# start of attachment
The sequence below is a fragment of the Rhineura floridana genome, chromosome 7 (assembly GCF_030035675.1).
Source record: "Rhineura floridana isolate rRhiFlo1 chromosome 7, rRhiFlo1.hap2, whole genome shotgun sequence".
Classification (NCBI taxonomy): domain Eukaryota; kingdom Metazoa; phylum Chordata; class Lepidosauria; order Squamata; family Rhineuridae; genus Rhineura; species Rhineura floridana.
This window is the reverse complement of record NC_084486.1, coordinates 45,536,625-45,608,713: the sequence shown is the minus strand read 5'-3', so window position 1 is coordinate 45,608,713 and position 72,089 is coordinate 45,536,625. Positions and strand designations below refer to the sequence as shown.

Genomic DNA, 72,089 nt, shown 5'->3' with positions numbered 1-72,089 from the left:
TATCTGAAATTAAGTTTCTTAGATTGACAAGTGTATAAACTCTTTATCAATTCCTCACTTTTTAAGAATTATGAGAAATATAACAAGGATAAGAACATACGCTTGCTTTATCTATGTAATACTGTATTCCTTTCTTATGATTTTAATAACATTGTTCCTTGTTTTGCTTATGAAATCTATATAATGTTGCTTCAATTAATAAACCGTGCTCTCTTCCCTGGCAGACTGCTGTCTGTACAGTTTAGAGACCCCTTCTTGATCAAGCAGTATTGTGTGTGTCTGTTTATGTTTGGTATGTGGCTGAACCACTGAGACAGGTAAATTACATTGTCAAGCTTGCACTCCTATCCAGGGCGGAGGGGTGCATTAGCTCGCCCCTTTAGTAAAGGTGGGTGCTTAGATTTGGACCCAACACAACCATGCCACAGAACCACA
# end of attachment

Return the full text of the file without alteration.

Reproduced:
The sequence below is a fragment of the Rhineura floridana genome, chromosome 7 (assembly GCF_030035675.1).
Source record: "Rhineura floridana isolate rRhiFlo1 chromosome 7, rRhiFlo1.hap2, whole genome shotgun sequence".
Classification (NCBI taxonomy): domain Eukaryota; kingdom Metazoa; phylum Chordata; class Lepidosauria; order Squamata; family Rhineuridae; genus Rhineura; species Rhineura floridana.
This window is the reverse complement of record NC_084486.1, coordinates 45,536,625-45,608,713: the sequence shown is the minus strand read 5'-3', so window position 1 is coordinate 45,608,713 and position 72,089 is coordinate 45,536,625. Positions and strand designations below refer to the sequence as shown.

Genomic DNA, 72,089 nt, shown 5'->3' with positions numbered 1-72,089 from the left:
TATCTGAAATTAAGTTTCTTAGATTGACAAGTGTATAAACTCTTTATCAATTCCTCACTTTTTAAGAATTATGAGAAATATAACAAGGATAAGAACATACGCTTGCTTTATCTATGTAATACTGTATTCCTTTCTTATGATTTTAATAACATTGTTCCTTGTTTTGCTTATGAAATCTATATAATGTTGCTTCAATTAATAAACCGTGCTCTCTTCCCTGGCAGACTGCTGTCTGTACAGTTTAGAGACCCCTTCTTGATCAAGCAGTATTGTGTGTGTCTGTTTATGTTTGGTATGTGGCTGAACCACTGAGACAGGTAAATTACATTGTCAAGCTTGCACTCCTATCCAGGGCGGAGGGGTGCATTAGCTCGCCCCTTTAGTAAAGGTGGGTGCTTAGATTTGGACCCAACACAACCATGCCACAGAACCACA